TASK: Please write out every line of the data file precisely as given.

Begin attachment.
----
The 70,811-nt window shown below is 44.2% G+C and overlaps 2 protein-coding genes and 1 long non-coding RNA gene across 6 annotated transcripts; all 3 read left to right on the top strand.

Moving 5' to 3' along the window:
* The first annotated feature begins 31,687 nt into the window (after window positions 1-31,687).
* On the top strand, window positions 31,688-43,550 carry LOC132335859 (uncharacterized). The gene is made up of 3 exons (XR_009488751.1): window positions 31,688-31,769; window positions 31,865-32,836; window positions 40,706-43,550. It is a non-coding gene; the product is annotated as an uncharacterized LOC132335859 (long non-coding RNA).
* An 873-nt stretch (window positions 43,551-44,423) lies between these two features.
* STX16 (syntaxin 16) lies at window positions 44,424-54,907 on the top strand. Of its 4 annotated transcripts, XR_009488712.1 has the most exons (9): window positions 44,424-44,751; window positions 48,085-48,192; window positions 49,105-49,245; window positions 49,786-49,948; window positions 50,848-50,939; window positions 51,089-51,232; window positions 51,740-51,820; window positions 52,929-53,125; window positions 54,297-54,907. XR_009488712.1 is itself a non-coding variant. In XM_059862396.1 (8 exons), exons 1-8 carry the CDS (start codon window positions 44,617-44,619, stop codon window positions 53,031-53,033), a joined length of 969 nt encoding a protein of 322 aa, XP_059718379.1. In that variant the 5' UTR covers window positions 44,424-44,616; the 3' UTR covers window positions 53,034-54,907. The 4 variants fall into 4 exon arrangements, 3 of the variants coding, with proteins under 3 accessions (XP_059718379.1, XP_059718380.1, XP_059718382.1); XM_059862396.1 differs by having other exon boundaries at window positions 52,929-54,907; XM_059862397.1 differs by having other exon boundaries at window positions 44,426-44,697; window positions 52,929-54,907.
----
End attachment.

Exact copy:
The 70,811-nt window shown below is 44.2% G+C and overlaps 2 protein-coding genes and 1 long non-coding RNA gene across 6 annotated transcripts; all 3 read left to right on the top strand.

Moving 5' to 3' along the window:
* The first annotated feature begins 31,687 nt into the window (after window positions 1-31,687).
* On the top strand, window positions 31,688-43,550 carry LOC132335859 (uncharacterized). The gene is made up of 3 exons (XR_009488751.1): window positions 31,688-31,769; window positions 31,865-32,836; window positions 40,706-43,550. It is a non-coding gene; the product is annotated as an uncharacterized LOC132335859 (long non-coding RNA).
* An 873-nt stretch (window positions 43,551-44,423) lies between these two features.
* STX16 (syntaxin 16) lies at window positions 44,424-54,907 on the top strand. Of its 4 annotated transcripts, XR_009488712.1 has the most exons (9): window positions 44,424-44,751; window positions 48,085-48,192; window positions 49,105-49,245; window positions 49,786-49,948; window positions 50,848-50,939; window positions 51,089-51,232; window positions 51,740-51,820; window positions 52,929-53,125; window positions 54,297-54,907. XR_009488712.1 is itself a non-coding variant. In XM_059862396.1 (8 exons), exons 1-8 carry the CDS (start codon window positions 44,617-44,619, stop codon window positions 53,031-53,033), a joined length of 969 nt encoding a protein of 322 aa, XP_059718379.1. In that variant the 5' UTR covers window positions 44,424-44,616; the 3' UTR covers window positions 53,034-54,907. The 4 variants fall into 4 exon arrangements, 3 of the variants coding, with proteins under 3 accessions (XP_059718379.1, XP_059718380.1, XP_059718382.1); XM_059862396.1 differs by having other exon boundaries at window positions 52,929-54,907; XM_059862397.1 differs by having other exon boundaries at window positions 44,426-44,697; window positions 52,929-54,907.